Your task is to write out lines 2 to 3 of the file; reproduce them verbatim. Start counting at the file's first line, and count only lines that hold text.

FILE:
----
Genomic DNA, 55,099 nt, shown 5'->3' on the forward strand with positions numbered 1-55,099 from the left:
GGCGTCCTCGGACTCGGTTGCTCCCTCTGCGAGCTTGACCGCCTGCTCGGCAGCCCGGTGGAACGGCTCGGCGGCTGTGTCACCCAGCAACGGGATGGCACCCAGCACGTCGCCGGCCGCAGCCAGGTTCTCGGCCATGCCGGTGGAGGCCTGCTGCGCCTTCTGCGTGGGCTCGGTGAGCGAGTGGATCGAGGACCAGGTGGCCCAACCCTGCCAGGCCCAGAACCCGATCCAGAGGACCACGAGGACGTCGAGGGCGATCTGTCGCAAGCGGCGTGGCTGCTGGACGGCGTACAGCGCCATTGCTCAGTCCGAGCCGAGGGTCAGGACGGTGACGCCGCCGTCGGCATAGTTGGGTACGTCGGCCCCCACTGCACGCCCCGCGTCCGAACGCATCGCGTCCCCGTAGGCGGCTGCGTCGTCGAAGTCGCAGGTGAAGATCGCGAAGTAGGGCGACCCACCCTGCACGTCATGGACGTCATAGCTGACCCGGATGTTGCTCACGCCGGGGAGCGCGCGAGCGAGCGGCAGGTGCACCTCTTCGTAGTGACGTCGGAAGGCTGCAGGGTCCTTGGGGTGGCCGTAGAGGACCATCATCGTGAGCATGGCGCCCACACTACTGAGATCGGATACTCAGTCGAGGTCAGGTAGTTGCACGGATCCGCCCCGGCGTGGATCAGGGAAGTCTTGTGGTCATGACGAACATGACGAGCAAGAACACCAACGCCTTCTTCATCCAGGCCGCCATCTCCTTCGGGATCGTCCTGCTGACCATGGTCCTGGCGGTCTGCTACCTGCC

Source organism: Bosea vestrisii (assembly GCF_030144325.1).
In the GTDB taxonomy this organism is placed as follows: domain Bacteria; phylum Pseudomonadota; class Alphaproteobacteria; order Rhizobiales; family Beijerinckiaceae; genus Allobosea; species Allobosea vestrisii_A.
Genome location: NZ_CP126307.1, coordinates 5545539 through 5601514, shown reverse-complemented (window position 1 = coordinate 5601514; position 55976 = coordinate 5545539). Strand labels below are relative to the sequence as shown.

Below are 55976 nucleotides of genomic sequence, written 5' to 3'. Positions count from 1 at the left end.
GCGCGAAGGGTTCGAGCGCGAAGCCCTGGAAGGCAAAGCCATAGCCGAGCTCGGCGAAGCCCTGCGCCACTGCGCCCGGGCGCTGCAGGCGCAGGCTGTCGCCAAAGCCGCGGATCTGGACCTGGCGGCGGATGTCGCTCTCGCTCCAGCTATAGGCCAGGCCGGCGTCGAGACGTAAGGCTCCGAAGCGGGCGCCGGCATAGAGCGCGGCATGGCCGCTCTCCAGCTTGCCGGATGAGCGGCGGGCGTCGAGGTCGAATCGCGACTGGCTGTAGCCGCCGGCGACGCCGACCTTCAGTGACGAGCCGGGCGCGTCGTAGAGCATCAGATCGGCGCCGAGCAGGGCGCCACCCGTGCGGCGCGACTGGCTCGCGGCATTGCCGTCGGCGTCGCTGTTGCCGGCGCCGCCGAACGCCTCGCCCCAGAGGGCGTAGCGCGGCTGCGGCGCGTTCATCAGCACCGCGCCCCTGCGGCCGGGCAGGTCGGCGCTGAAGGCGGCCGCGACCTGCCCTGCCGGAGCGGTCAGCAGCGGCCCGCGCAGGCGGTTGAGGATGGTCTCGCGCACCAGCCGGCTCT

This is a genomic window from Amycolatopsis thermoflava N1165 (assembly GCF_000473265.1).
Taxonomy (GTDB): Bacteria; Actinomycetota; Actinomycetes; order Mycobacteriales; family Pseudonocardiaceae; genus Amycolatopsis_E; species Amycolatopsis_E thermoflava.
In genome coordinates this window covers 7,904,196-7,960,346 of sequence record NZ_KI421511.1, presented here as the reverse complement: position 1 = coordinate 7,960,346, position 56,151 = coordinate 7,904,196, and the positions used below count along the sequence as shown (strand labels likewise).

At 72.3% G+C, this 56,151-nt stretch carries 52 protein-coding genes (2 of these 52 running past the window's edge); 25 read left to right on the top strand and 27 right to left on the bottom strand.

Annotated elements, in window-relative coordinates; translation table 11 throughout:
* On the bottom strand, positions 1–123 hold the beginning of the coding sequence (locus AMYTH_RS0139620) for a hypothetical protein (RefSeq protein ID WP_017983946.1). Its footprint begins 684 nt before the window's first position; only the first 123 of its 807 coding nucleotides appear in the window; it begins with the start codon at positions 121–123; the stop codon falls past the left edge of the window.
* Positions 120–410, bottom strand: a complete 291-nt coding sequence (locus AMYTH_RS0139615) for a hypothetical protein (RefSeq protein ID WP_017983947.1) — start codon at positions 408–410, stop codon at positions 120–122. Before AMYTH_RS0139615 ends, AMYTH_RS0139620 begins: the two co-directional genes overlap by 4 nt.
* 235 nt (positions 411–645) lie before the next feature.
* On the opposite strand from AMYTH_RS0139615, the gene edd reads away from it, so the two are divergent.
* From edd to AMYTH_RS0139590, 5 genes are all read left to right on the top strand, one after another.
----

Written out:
GGCGTCCTCGGACTCGGTTGCTCCCTCTGCGAGCTTGACCGCCTGCTCGGCAGCCCGGTGGAACGGCTCGGCGGCTGTGTCACCCAGCAACGGGATGGCACCCAGCACGTCGCCGGCCGCAGCCAGGTTCTCGGCCATGCCGGTGGAGGCCTGCTGCGCCTTCTGCGTGGGCTCGGTGAGCGAGTGGATCGAGGACCAGGTGGCCCAACCCTGCCAGGCCCAGAACCCGATCCAGAGGACCACGAGGACGTCGAGGGCGATCTGTCGCAAGCGGCGTGGCTGCTGGACGGCGTACAGCGCCATTGCTCAGTCCGAGCCGAGGGTCAGGACGGTGACGCCGCCGTCGGCATAGTTGGGTACGTCGGCCCCCACTGCACGCCCCGCGTCCGAACGCATCGCGTCCCCGTAGGCGGCTGCGTCGTCGAAGTCGCAGGTGAAGATCGCGAAGTAGGGCGACCCACCCTGCACGTCATGGACGTCATAGCTGACCCGGATGTTGCTCACGCCGGGGAGCGCGCGAGCGAGCGGCAGGTGCACCTCTTCGTAGTGACGTCGGAAGGCTGCAGGGTCCTTGGGGTGGCCGTAGAGGACCATCATCGTGAGCATGGCGCCCACACTACTGAGATCGGATACTCAGTCGAGGTCAGGTAGTTGCACGGATCCGCCCCGGCGTGGATCAGGGAAGTCTTGTGGTCATGACGAACATGACGAGCAAGAACACCAACGCCTTCTTCATCCAGGCCGCCATCTCCTTCGGGATCGTCCTGCTGACCATGGTCCTGGCGGTCTGCTACCTGCC

Source organism: Bosea vestrisii (assembly GCF_030144325.1).